Stamford mayor: City bests Darien, Greenwich in limiting water use
Updated 3:33 pm, Thursday, January 19, 2017
STAMFORD — Looking ahead to spring and summer, residents and businesses will likely face restrictions due to the ongoing drought.
But even with rules in place limiting water use, data provided by the mayor’s office show Stamford — which shares a reservoir system with Greenwich, New Canaan and Darien — has lower spikes in usage during warmer months than neighboring towns.
Darien’s water use surges 150 percent when temperatures are at their hottest, versus a 30 percent increase in Stamford, according to 18 months of Aquarion Water Co. billing data analyzed by Mayor David Martin. Greenwich uses 130 percent more water during warm months, and New Canaan ups its intake 110 percent.
Make no mistake: With more than 122,000 residents, Stamford takes in millions more gallons than its smaller neighbors. In the summer, however, the city’s average household water use peaks at 5,000 gallons per month, while Greenwich reaches 23,000 gallons per household in a city of 62,000.
Martin attributes the spike to lawn watering, which has been banned in towns and cities across the state as the drought persists. Fairfield County is still in the midst of a “severe drought,” according to the U.S. Drought Monitor, which has tracked the region’s drought for the past 31 months.
“The big numbers are in irrigation, and that’s where we have to focus,” Martin said.
Martin has proposed an ordinance requiring irrigation contractors to install rain sensors and provide clients with instructions for turning off their systems, measures he hopes will preserve what’s left in reservoirs.
“We don’t have enough rain,” he said, “so if we want to save the water we have in place, you have to do it through summer irrigation.”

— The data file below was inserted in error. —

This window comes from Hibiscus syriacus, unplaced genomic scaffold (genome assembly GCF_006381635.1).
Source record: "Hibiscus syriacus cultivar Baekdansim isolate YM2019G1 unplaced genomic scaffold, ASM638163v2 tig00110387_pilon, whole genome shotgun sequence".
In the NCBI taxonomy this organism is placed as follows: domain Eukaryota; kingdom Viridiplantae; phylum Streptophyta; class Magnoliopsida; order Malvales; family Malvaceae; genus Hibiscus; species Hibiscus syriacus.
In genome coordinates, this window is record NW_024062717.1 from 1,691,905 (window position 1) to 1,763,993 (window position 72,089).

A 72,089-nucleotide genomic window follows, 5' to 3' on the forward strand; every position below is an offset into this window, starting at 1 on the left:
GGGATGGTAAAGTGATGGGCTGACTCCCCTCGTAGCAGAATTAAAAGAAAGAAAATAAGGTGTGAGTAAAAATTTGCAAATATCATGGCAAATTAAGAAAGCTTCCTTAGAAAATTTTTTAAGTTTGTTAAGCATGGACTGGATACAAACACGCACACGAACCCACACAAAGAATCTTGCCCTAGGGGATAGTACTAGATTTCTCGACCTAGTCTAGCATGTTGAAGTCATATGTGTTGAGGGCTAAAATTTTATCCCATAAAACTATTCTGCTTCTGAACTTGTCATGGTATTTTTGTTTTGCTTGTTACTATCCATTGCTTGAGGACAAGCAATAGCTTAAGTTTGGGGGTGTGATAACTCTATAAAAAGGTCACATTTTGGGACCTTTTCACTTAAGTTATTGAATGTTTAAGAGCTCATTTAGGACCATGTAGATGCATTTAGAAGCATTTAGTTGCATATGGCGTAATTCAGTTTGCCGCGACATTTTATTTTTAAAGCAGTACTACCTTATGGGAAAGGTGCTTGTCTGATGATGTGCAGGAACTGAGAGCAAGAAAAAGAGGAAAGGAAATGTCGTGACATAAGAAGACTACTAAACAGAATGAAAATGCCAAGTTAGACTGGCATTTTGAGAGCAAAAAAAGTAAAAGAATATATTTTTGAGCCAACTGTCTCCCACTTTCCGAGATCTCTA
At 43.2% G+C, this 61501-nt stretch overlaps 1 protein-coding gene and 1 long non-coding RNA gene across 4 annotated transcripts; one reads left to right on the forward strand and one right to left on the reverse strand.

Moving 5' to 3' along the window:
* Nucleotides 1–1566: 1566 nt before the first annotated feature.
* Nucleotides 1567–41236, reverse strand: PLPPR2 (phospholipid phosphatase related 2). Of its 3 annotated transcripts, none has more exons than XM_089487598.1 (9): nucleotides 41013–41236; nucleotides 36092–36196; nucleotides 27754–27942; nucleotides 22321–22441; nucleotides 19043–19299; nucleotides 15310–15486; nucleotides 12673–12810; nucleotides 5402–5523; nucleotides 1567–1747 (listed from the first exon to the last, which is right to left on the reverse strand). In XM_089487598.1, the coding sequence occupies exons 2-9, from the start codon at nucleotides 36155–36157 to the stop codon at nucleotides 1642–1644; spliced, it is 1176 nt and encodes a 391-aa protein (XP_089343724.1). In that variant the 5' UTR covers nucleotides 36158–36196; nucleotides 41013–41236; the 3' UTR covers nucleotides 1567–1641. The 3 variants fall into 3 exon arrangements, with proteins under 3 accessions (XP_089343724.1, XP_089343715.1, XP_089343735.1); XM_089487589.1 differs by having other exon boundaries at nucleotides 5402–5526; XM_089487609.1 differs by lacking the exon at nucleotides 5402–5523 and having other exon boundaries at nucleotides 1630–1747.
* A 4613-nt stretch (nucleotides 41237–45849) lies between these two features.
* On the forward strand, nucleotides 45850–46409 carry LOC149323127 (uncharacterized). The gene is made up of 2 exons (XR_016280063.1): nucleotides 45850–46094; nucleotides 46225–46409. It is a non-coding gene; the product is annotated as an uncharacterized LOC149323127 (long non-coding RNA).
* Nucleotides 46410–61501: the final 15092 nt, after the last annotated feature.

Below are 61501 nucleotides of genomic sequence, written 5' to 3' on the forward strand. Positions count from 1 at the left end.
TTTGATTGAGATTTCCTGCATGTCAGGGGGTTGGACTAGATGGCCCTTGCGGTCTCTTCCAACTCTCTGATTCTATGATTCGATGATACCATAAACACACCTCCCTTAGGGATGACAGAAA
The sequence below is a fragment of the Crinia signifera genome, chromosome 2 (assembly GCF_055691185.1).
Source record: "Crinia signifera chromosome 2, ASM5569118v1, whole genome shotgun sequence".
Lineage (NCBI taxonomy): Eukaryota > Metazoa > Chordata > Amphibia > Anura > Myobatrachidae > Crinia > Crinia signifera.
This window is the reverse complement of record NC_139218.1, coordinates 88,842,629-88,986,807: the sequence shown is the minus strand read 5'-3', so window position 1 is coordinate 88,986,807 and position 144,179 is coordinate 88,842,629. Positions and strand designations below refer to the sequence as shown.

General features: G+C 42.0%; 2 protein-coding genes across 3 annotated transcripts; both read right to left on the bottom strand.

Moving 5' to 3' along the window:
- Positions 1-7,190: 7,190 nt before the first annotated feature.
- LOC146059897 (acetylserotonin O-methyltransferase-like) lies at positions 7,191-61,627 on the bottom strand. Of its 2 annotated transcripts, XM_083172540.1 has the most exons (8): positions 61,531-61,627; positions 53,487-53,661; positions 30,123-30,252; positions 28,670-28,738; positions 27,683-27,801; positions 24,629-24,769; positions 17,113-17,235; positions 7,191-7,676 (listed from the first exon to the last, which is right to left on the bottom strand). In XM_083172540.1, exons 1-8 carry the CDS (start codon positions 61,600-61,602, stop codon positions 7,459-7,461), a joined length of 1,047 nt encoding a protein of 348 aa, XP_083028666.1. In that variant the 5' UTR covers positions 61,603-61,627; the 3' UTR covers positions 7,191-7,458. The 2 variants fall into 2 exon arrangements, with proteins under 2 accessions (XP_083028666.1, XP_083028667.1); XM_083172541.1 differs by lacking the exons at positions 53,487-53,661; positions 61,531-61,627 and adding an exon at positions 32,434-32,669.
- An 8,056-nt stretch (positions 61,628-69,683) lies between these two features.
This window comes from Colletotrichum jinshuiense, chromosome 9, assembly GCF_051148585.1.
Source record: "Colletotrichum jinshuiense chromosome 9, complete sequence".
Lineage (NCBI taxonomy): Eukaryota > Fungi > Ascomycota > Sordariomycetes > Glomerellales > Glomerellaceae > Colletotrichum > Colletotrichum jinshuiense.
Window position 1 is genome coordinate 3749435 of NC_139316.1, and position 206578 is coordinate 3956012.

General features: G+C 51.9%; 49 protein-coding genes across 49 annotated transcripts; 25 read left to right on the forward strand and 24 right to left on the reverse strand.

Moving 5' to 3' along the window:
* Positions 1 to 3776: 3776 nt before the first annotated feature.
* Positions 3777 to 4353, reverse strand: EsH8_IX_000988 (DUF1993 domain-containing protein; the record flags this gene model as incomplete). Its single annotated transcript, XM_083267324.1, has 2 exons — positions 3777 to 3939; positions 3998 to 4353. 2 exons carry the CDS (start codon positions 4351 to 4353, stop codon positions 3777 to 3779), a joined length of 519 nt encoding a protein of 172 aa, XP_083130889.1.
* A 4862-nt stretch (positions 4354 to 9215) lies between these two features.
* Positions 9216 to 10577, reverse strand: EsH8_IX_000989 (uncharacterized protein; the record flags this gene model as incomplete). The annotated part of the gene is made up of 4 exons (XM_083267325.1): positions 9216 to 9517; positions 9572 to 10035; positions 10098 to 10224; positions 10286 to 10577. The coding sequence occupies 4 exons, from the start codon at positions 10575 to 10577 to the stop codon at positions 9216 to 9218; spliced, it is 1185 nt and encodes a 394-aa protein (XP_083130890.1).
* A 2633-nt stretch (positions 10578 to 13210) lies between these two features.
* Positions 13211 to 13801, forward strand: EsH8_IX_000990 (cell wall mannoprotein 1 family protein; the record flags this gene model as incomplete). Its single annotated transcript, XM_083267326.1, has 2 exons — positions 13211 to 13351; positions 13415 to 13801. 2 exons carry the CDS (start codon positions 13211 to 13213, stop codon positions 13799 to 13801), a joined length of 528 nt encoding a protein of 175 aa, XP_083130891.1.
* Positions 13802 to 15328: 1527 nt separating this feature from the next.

Martin plans to meet with irrigation companies in March to discuss the ordinance, should the Board of Representatives approve it. The proposal is set to be advertised for a public hearing.
The mayor has met with elected officials to drum up support for a coordinated water conservation effort.
“I don’t want to impose hardship on the city of Stamford while the town of Greenwich has been spraying their green grass,” and vice versa, Martin said.
Greenwich First Selectman Peter Tesei, whose town has enforced a watering ban, agreed with the need for collaboration. “Clearly there needs to be a more regional or statewide approach to establishing a uniform conservation proposal,” he said.
Empowered by town ordinance, Greenwich has limited water use and banned all outdoor watering since fall. “It has helped us achieve a reduction in use, but it doesn't have the same weight as if it were a state requirement,” Tesei said.
Besides the outdoor watering ban, Aquarion has asked all customers to cut usage by 20 percent while its reservoirs are critically low. Stamford’s two reservoirs, North Stamford and Laurel, are at 44 percent capacity; the 20-year average is 80 percent. The reservoirs serve mostly Stamford and surrounding communities.
“Water isn’t owned by any one community, even though reservoirs are domiciled in one community,” Tesei said. “The Aquarion system is a system of repositories that feed a system.”
Stamford, Greenwich, Darien and New Canaan residences have wells in areas not served by Aquarion.
Peter Fazekas, spokesman for the utility company, did not have data about the breakdown of wells versus public hookup in the towns it serves.
Aquarion is working to identify its top 100 users, but has not released data about which towns top the list.
To redirect water from fuller reservoirs in the Bridgeport system, the utility installed a temporary pipe to redirect 4 million gallons of water a day to Stamford, New Canaan and Greenwich.
New Canaan First Selectman Rob Mallozzi said usage in his town dropped once residents were made aware of the water emergency.
“We’re part of a region and our region is suffering,” Mallozzi said. “If it means that we’ve had to put up with some unsightly piping to make sure water is getting to everyone, then we’re doing our part.”
An earlier version of this article gave incorrect percentage increases for water use in Stamford, Greenwich, New Canaan and Darien.